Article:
John Wesley prefaced his brother’s “Hymns on the Lord’s Supper” with an extract from D. Brevint’s The Christian Sacrament and Sacrifice. Like Brevint, the Wesleys used the terms “sacrament” and “sacrifice” somewhat differently than we do today. For them, “sacrament” denoted God’s activity in the Lord’s Supper, while “sacrifice” was our response to God. Today, we consider “sacrament” to encompass both.
What the Wesleys liked about Brevint’s account was its understanding of the Lord’s Supper as relational. As with all means of grace, the gracious initiative of God was received and responded to in the Eucharist. We have previously looked at the form and effect of God’s activity in the Lord’s Supper. Now we will examine the shape of our response.
With Brevint, the Wesleys understood “sacrifice” as two-fold: a commemorative sacrifice and our own self-offering to God. In commemoration the participants set the atonement of Jesus Christ before God as the grounds for the acceptability of their self-offering. As C. Wesley put it, “Father, see the victim slain, Jesus Christ, the just, the good, Offer’d up for guilty man, Pouring out His precious blood; Him, and then the sinner see, Look through Jesus’ wounds on me” (J.E. Rattenbury, ed., The Eucharistic Hymns of John and Charles Wesley [Epworth, 1948] 233).
Thus commemoration underscores that salvation is by grace alone; our self-offering does not merit salvation but is a response to that which we have received through Christ.
It may seem that commemoration in “sacrifice” is much like remembrance as a dimension of “sacrament.” The difference is this: in remembrance, the Father sets before our eyes the crucifixion of the Son; in commemoration we set before the Father’s eyes the death of the Son. Yet in doing this we are not alone, for united with our commemoration is the intercession of Christ: “For us He ever intercedes, His heaven-deserving passion pleads, Presenting us before the throne…” (222).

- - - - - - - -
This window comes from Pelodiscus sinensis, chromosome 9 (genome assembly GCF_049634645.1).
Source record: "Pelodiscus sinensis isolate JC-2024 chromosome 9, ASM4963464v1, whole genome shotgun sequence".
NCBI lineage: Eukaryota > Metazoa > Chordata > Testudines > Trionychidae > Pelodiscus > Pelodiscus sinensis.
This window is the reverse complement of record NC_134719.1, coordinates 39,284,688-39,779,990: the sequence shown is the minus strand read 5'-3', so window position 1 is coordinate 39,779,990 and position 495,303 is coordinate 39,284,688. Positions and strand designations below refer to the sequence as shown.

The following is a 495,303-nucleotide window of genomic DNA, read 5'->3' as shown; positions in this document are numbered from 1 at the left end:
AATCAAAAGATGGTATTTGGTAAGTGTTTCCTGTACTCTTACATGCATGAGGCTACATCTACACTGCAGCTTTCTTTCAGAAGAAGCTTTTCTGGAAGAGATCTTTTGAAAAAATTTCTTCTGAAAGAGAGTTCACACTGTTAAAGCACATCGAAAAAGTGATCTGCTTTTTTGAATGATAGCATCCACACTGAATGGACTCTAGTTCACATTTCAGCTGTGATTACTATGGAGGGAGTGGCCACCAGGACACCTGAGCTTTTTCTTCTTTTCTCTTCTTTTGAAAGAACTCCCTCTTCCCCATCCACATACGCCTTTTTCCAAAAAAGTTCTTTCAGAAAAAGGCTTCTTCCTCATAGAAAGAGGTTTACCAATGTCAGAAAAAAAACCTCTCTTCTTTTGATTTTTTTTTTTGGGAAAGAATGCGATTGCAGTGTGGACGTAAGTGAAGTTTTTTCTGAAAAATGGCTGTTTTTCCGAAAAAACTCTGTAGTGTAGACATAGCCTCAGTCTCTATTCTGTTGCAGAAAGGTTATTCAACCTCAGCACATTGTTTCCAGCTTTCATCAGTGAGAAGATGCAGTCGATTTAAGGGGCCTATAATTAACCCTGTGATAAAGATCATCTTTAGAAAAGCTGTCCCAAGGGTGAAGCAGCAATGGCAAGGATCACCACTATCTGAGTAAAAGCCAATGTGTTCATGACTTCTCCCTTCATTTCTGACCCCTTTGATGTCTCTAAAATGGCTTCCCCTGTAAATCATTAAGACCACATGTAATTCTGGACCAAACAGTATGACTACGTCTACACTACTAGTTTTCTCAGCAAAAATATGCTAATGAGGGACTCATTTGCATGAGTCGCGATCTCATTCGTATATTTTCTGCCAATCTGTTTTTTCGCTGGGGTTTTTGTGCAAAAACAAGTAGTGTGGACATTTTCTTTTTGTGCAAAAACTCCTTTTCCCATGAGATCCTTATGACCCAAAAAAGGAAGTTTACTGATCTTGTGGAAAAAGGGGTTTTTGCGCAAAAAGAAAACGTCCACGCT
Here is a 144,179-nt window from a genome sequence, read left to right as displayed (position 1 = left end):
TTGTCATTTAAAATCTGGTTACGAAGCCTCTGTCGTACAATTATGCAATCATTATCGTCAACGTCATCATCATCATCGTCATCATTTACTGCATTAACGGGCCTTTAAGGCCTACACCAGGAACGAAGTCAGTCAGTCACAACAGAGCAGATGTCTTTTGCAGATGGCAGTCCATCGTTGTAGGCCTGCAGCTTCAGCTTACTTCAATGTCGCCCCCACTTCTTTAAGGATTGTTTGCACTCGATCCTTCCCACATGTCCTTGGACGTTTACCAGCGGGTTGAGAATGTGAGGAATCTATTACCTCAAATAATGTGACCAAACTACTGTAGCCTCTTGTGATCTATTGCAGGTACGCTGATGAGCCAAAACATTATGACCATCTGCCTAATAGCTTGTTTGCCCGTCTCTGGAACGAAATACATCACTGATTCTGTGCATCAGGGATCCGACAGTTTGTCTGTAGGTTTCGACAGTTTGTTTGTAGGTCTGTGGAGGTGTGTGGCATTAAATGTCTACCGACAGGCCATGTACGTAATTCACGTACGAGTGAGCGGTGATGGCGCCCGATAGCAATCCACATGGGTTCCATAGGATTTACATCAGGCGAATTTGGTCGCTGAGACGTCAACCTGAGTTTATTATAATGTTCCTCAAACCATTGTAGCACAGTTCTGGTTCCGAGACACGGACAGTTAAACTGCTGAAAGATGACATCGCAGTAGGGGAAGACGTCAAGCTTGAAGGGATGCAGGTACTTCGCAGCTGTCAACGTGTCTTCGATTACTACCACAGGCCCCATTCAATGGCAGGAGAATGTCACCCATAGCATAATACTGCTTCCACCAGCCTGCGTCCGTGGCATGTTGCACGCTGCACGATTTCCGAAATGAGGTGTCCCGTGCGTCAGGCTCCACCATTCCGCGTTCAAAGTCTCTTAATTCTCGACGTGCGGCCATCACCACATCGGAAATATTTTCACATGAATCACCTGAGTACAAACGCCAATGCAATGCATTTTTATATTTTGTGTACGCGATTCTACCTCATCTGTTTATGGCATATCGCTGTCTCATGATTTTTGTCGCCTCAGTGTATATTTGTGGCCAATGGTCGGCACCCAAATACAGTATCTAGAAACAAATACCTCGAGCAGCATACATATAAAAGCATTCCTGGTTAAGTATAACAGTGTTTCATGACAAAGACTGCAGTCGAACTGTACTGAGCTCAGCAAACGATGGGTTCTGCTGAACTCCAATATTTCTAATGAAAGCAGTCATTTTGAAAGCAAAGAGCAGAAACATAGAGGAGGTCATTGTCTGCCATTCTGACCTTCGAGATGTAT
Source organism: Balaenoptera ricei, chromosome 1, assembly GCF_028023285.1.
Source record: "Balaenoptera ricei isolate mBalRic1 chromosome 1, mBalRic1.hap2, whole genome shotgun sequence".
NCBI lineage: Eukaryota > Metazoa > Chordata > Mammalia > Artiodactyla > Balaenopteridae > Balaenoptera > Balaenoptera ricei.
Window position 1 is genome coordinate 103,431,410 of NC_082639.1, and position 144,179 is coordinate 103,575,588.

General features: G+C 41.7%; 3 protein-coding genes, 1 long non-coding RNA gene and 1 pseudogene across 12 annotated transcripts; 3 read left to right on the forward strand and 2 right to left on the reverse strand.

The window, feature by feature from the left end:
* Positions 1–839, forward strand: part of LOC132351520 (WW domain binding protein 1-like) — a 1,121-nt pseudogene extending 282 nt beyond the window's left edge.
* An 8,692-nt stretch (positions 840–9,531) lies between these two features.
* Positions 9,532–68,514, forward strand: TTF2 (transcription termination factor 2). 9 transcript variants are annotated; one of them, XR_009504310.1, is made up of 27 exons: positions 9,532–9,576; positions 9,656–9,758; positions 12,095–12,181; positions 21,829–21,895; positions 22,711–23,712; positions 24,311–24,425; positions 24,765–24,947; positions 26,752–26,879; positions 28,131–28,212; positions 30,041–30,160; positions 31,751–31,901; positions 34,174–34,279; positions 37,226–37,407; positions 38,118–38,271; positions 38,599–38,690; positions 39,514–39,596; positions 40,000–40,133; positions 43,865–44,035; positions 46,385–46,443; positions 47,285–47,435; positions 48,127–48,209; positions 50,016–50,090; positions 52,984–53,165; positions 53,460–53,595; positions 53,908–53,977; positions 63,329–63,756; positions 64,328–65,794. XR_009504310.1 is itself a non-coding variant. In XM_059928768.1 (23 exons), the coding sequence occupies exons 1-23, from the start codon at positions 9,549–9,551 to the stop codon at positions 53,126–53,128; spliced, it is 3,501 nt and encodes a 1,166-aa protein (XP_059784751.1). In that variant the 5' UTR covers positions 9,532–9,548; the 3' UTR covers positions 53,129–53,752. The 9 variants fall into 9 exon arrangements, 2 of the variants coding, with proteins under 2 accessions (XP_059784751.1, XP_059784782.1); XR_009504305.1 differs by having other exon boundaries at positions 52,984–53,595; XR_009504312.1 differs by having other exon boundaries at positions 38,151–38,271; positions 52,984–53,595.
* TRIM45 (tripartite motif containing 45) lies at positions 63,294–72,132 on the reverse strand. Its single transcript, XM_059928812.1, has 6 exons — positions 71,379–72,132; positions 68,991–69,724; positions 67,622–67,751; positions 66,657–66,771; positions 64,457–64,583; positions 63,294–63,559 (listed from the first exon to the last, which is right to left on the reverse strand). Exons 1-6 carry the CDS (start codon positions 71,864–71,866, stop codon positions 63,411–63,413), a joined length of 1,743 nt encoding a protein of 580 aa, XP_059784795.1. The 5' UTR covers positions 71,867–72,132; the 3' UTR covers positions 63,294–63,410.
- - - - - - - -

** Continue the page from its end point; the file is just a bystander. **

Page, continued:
This, then, enables our self-offering. John Wesley insists that the atonement of Christ does not make our sacrifice unnecessary but makes it acceptable. Salvation is more than forgiveness. It is new life, and new life cannot be received unless it is lived. Thus Wesley says that “though the sacrifice of ourselves cannot produce salvation, yet it is altogether needful to our receiving it” (188).
Self-offering, at its heart, is following Christ. It consists of three interconnected elements. The first is the grief caused by our recognition that the crucifixion was caused by our sins: “O what a killing thought is this, A sword to pierce the faithful heart! Our sins have slain the Prince of Peace…” (238).
This grief leads to self-denial, in which our sins are themselves put to death: “Our sins which caused His mortal smart, With Him we vow to crucify; Our sins which murder’d God shall die!” (238).
Self-denial in turn leads to offering our lives in service as we follow Christ: “Jesus, we follow Thee, In all Thy footsteps tread; And pant for full conformity, To our exalted Head; We would, we would partake Thy every state below; And suffer all things for Thy sake, And to Thy glory do” (236).
The Eucharist for the Wesleys does not have as its end assurance of salvation or even forgiveness of sins. Its goal is to transform the heart in love, a love that is then lived out in service to God and neighbor.
The love we live is a reflection of the love that God is. For the Wesleys, nothing reveals that love more than the cross. One theme that runs through C. Wesley’s hymns is that of the crucified God, an idea later found in some nineteenth century Anglican theologians and made prominent in the twentieth century by J. Moltmann. Wesley does not explain it. He is content with portraying the paradox of an immortal God dying for humanity. But it is a paradox that expresses the depth of God’s love, the God who we meet whenever we come to the Lord’s Supper.